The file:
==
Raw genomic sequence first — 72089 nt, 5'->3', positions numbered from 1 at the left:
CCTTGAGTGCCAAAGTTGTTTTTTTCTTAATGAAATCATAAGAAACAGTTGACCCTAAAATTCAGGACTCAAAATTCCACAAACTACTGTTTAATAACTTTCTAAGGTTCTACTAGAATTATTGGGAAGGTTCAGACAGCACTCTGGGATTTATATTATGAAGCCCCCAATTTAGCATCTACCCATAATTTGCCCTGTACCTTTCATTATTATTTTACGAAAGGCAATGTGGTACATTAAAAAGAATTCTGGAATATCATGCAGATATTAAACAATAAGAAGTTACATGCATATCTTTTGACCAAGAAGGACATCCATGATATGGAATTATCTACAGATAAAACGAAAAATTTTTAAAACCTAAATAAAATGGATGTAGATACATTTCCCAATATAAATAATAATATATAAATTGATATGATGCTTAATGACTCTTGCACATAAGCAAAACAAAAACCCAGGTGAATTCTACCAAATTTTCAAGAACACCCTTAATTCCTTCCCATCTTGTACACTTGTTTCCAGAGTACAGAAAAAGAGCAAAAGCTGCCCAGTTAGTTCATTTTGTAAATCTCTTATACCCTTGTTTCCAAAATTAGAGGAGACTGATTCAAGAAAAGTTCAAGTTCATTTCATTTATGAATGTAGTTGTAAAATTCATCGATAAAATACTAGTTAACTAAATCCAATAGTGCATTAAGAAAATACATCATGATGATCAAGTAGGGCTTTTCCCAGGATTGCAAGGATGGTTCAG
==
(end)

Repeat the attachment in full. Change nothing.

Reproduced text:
Raw genomic sequence first — 72089 nt, 5'->3', positions numbered from 1 at the left:
CCTTGAGTGCCAAAGTTGTTTTTTTCTTAATGAAATCATAAGAAACAGTTGACCCTAAAATTCAGGACTCAAAATTCCACAAACTACTGTTTAATAACTTTCTAAGGTTCTACTAGAATTATTGGGAAGGTTCAGACAGCACTCTGGGATTTATATTATGAAGCCCCCAATTTAGCATCTACCCATAATTTGCCCTGTACCTTTCATTATTATTTTACGAAAGGCAATGTGGTACATTAAAAAGAATTCTGGAATATCATGCAGATATTAAACAATAAGAAGTTACATGCATATCTTTTGACCAAGAAGGACATCCATGATATGGAATTATCTACAGATAAAACGAAAAATTTTTAAAACCTAAATAAAATGGATGTAGATACATTTCCCAATATAAATAATAATATATAAATTGATATGATGCTTAATGACTCTTGCACATAAGCAAAACAAAAACCCAGGTGAATTCTACCAAATTTTCAAGAACACCCTTAATTCCTTCCCATCTTGTACACTTGTTTCCAGAGTACAGAAAAAGAGCAAAAGCTGCCCAGTTAGTTCATTTTGTAAATCTCTTATACCCTTGTTTCCAAAATTAGAGGAGACTGATTCAAGAAAAGTTCAAGTTCATTTCATTTATGAATGTAGTTGTAAAATTCATCGATAAAATACTAGTTAACTAAATCCAATAGTGCATTAAGAAAATACATCATGATGATCAAGTAGGGCTTTTCCCAGGATTGCAAGGATGGTTCAG